“Was not their mistake once more bred of the life of slavery that they had been living?—a life which was always looking upon everything, except mankind, animate and inanimate—‘nature,’ as people used to call it—as one thing, and mankind as another, it was natural to people thinking in this way, that they should try to make ‘nature’ their slave, since they thought ‘nature’ was something outside them” — William Morris

Thursday, June 16, 2011

Jarrod Fowler's P.S. (sleeve note)

Here is my sleeve note for his new release, now available from Leaving Records.

To generate, or rather to discover from within music itself, substances that resist not only classification as music, but music as such. To locate music as a small island of pseudo-consistency in a gigantic ocean of non-music, after François Laruelle. To locate noise as the infinitesimal subsidence of this island into the ocean, much bigger than noise, quiet, sound and silence.

To force music to think about itself, as music. To see thinking about music as distorted by what is exterior to thought, and even to human being. To discover, with a slightly uncanny horror, that the wall between human being and nonhuman is the appearance of the nonhuman itself. To realize that this wall of resistance is a symptom of what the philosopher Quentin Meillassoux calls hyperchaos.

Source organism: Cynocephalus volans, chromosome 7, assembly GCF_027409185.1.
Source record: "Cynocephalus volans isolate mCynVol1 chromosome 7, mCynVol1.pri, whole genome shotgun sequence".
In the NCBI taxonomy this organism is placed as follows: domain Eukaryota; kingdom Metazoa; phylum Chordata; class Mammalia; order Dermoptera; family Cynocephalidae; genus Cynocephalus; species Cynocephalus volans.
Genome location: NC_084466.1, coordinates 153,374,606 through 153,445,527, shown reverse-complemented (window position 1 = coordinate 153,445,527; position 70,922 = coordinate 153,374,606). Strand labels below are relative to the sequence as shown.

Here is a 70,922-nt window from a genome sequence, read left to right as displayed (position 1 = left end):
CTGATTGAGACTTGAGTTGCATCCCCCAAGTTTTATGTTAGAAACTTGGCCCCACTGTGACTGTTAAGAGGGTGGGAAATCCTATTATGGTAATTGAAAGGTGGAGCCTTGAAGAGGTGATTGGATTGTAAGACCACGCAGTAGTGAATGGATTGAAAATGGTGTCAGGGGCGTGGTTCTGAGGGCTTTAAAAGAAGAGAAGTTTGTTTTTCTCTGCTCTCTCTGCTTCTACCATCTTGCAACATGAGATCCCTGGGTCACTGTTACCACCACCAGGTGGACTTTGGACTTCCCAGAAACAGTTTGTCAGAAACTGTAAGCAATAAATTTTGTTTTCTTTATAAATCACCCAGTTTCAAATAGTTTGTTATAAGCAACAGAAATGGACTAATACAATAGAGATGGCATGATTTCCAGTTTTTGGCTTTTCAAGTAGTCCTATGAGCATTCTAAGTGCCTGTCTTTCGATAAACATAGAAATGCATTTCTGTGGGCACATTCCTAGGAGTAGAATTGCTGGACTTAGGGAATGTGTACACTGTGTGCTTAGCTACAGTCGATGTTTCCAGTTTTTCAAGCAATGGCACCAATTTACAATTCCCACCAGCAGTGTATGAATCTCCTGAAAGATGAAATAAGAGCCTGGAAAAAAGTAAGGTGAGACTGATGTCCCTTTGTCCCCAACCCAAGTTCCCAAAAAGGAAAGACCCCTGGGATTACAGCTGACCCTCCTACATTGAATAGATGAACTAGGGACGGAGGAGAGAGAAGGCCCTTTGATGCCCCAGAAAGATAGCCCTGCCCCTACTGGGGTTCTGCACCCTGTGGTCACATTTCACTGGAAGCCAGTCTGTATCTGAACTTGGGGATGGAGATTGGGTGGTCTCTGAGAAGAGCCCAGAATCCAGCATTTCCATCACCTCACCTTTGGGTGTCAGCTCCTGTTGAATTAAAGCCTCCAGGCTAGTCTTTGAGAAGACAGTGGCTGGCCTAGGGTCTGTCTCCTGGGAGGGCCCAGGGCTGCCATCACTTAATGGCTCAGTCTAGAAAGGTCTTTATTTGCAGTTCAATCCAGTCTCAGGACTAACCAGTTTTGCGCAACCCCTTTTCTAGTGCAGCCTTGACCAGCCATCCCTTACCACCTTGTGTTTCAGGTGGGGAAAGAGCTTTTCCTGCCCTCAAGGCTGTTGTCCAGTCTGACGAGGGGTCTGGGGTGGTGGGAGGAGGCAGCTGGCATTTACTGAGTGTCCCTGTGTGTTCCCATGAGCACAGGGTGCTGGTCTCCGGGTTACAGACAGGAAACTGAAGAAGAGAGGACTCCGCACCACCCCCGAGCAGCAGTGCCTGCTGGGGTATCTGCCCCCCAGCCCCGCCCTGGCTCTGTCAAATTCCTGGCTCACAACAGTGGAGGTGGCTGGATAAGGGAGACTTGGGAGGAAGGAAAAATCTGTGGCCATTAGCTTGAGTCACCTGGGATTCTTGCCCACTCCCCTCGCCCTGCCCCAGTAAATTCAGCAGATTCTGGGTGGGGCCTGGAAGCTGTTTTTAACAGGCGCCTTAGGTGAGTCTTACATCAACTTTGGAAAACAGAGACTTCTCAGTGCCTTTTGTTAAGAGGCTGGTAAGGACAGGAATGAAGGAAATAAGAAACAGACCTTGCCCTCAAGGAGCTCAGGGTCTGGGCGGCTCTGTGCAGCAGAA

To delineate through this method a working model of causality itself, which operates by what Jarrod Fowler calls rhythmicity. To investigate beats, which break up sonic continua: one beat as the minuscule flicker of causality. To realize that this causality floats on top of and emerges from the ocean of rhythmicity. To see, to hear that there is only this ocean, continually sampling itself, breaking itself up into itself. To announce this inherently contradictory reality in a sonic form as dialetheia, double-truth: p ∧ ¬p.

1 comment:

Ruth Solomon said...

These words roll very nicely like the ocean they mention, locating and subsiding any point of reference. Replace body with music and it still rolls very nicely.